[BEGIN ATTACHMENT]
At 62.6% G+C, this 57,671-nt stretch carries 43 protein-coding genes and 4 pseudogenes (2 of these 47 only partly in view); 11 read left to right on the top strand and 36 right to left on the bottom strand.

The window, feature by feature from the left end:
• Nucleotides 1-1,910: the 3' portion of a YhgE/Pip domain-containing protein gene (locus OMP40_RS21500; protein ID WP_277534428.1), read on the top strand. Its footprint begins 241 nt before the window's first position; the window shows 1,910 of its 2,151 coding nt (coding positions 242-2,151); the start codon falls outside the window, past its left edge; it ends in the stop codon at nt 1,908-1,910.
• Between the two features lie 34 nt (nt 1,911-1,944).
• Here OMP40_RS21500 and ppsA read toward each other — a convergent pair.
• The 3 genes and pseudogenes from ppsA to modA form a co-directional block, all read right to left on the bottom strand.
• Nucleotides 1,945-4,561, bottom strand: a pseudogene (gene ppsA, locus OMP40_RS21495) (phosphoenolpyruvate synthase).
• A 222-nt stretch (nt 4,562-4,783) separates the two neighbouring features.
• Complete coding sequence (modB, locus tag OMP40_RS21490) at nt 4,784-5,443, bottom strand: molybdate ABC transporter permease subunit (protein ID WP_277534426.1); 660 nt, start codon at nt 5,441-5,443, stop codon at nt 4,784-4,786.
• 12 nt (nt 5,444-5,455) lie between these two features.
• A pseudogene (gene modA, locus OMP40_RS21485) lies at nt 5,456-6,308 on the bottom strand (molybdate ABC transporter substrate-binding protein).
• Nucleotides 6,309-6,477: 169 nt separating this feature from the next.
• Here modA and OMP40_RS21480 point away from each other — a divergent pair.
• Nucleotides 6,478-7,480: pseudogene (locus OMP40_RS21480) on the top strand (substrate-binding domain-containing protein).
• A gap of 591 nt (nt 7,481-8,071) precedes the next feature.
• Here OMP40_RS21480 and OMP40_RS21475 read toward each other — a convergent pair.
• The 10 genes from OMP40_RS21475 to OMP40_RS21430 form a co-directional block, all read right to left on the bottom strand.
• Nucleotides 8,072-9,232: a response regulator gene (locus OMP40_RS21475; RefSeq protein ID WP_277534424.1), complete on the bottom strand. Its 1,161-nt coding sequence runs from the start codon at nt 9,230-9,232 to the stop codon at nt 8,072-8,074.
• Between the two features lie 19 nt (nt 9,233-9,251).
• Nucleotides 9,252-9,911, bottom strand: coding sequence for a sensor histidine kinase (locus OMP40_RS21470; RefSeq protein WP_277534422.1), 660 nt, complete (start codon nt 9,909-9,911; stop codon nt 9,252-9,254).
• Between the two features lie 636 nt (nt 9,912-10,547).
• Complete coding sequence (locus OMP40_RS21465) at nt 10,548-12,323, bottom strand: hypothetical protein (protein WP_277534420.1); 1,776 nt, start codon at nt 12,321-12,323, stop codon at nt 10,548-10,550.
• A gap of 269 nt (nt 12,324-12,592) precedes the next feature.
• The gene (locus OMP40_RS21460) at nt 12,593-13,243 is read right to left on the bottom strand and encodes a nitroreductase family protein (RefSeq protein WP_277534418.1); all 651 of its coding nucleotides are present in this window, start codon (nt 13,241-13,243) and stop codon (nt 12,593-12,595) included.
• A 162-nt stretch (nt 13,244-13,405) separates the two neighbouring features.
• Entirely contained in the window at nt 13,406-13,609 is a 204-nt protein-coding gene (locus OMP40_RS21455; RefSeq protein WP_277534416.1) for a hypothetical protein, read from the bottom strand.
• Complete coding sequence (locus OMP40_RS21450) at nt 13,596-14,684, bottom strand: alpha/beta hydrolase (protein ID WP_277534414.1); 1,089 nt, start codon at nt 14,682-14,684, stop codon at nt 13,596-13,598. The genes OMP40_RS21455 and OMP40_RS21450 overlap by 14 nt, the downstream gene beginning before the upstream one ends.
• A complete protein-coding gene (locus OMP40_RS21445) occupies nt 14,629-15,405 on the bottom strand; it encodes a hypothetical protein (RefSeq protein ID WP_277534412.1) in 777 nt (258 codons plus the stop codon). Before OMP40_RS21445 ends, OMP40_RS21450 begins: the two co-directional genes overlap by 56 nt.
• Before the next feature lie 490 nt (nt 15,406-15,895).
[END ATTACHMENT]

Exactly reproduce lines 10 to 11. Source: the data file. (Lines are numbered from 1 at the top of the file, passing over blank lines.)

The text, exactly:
• 12 nt (nt 5,444-5,455) lie between these two features.
• A pseudogene (gene modA, locus OMP40_RS21485) lies at nt 5,456-6,308 on the bottom strand (molybdate ABC transporter substrate-binding protein).